What genre are you writing in? It's great if you can find critique partners who write in similar genre, though it's not mandatory... I write middle grade and only one of my beta readers writes middle grade.

A lot of the online critique work I've done has been in blogs - agents will host critique blogs sporatically (in fact Janet Reid is hosting a Query critique right now, her link's on my blogroll) Also check out my blogroll for writers - a lot of them will host writing exercises and challenges as well as work on query and pitch together.

JJdebenedictus did a great one called the crucible a while back and Christine Eldin does regular exercises. Start checking out some of those and some writers that comment on other writer blogs and pretty soon you'll have a great circle of writing friends.

I've actually posted things about needing a beta reader and had other bloggers I knew offer in comments.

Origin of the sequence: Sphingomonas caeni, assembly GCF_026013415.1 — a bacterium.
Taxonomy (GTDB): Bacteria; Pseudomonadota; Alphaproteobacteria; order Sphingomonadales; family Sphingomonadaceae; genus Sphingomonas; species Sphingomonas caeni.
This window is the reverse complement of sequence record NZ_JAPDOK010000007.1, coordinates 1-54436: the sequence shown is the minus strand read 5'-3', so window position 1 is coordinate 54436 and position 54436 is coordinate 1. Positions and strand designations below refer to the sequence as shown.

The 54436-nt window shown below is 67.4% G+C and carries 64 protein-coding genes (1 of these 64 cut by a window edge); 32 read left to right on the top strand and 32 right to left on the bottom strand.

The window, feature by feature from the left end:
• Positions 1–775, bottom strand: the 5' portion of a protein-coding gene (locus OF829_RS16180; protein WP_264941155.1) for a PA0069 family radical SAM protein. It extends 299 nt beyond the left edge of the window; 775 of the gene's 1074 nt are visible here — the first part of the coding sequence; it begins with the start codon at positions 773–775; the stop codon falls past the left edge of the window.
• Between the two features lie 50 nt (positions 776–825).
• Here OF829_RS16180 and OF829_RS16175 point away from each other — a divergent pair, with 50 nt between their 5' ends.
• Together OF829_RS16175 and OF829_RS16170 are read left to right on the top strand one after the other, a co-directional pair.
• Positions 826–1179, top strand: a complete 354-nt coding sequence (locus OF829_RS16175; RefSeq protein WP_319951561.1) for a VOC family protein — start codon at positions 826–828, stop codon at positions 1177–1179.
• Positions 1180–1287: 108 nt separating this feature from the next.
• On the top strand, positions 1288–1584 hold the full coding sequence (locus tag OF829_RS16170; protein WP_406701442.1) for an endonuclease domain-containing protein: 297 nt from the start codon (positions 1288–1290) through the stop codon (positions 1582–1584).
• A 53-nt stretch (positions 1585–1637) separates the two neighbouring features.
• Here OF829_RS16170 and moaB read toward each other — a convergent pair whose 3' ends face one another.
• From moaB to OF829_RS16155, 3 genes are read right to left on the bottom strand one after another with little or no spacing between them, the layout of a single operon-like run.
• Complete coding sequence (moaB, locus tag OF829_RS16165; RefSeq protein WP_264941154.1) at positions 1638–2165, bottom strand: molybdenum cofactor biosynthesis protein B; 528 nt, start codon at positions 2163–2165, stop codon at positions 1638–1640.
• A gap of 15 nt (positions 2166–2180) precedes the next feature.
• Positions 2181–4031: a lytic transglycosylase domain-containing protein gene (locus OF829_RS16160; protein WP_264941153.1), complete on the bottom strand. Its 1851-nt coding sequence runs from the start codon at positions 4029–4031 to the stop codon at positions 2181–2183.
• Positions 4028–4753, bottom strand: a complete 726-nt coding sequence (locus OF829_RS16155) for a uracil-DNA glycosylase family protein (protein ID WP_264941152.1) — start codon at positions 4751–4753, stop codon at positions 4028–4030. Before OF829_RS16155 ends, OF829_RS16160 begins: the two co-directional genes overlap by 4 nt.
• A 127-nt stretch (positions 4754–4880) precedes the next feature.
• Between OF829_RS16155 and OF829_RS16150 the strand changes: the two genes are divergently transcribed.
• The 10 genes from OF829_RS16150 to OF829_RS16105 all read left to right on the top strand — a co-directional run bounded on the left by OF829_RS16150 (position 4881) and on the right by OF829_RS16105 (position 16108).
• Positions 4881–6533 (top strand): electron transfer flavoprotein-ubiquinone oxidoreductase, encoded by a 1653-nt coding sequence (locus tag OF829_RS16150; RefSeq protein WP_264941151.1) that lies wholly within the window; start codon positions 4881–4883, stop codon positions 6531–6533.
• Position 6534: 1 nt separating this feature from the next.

If you write childrens, I highly recommend compuserve's community. They have a board called kidcrit in their ya section where the members crit each other and they are all fabulous. Everything from newbie to multi published over there and all great.

Ello said...

Good rant Merry!!! I love that brutal bitch part. That's why I want you to critique my stuff!

But you know, in general my writer's workshop classes sucked because people just don't know how to give or receive a good critique.

Merry Monteleone said...

Hey Ello,

That works out well for me, your crit was great and I look forward to reading more of your story whenever you're ready.